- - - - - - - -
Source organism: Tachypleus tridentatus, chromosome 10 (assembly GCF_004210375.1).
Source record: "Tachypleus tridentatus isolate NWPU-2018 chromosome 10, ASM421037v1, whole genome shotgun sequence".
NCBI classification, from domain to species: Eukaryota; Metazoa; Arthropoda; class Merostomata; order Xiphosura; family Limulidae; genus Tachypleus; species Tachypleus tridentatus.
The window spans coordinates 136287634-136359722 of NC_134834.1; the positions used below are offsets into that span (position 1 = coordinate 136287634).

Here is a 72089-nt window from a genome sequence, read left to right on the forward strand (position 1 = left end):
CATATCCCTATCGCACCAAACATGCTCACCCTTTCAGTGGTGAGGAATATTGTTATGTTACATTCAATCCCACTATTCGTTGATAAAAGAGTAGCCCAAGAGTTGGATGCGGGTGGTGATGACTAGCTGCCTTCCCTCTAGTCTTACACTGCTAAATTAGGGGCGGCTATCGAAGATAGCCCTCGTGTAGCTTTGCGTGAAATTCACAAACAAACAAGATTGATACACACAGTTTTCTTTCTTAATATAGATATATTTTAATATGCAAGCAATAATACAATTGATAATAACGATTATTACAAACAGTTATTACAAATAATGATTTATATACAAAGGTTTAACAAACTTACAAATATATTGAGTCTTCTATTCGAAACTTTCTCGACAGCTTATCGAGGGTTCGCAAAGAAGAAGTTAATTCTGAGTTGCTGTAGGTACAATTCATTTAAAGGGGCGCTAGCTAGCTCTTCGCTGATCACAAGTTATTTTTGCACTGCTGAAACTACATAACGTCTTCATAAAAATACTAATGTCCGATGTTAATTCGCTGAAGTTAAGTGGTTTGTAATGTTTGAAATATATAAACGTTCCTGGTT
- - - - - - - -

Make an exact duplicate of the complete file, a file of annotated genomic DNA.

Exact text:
Source organism: Tachypleus tridentatus, chromosome 10 (assembly GCF_004210375.1).
Source record: "Tachypleus tridentatus isolate NWPU-2018 chromosome 10, ASM421037v1, whole genome shotgun sequence".
NCBI classification, from domain to species: Eukaryota; Metazoa; Arthropoda; class Merostomata; order Xiphosura; family Limulidae; genus Tachypleus; species Tachypleus tridentatus.
The window spans coordinates 136287634-136359722 of NC_134834.1; the positions used below are offsets into that span (position 1 = coordinate 136287634).

Here is a 72089-nt window from a genome sequence, read left to right on the forward strand (position 1 = left end):
CATATCCCTATCGCACCAAACATGCTCACCCTTTCAGTGGTGAGGAATATTGTTATGTTACATTCAATCCCACTATTCGTTGATAAAAGAGTAGCCCAAGAGTTGGATGCGGGTGGTGATGACTAGCTGCCTTCCCTCTAGTCTTACACTGCTAAATTAGGGGCGGCTATCGAAGATAGCCCTCGTGTAGCTTTGCGTGAAATTCACAAACAAACAAGATTGATACACACAGTTTTCTTTCTTAATATAGATATATTTTAATATGCAAGCAATAATACAATTGATAATAACGATTATTACAAACAGTTATTACAAATAATGATTTATATACAAAGGTTTAACAAACTTACAAATATATTGAGTCTTCTATTCGAAACTTTCTCGACAGCTTATCGAGGGTTCGCAAAGAAGAAGTTAATTCTGAGTTGCTGTAGGTACAATTCATTTAAAGGGGCGCTAGCTAGCTCTTCGCTGATCACAAGTTATTTTTGCACTGCTGAAACTACATAACGTCTTCATAAAAATACTAATGTCCGATGTTAATTCGCTGAAGTTAAGTGGTTTGTAATGTTTGAAATATATAAACGTTCCTGGTT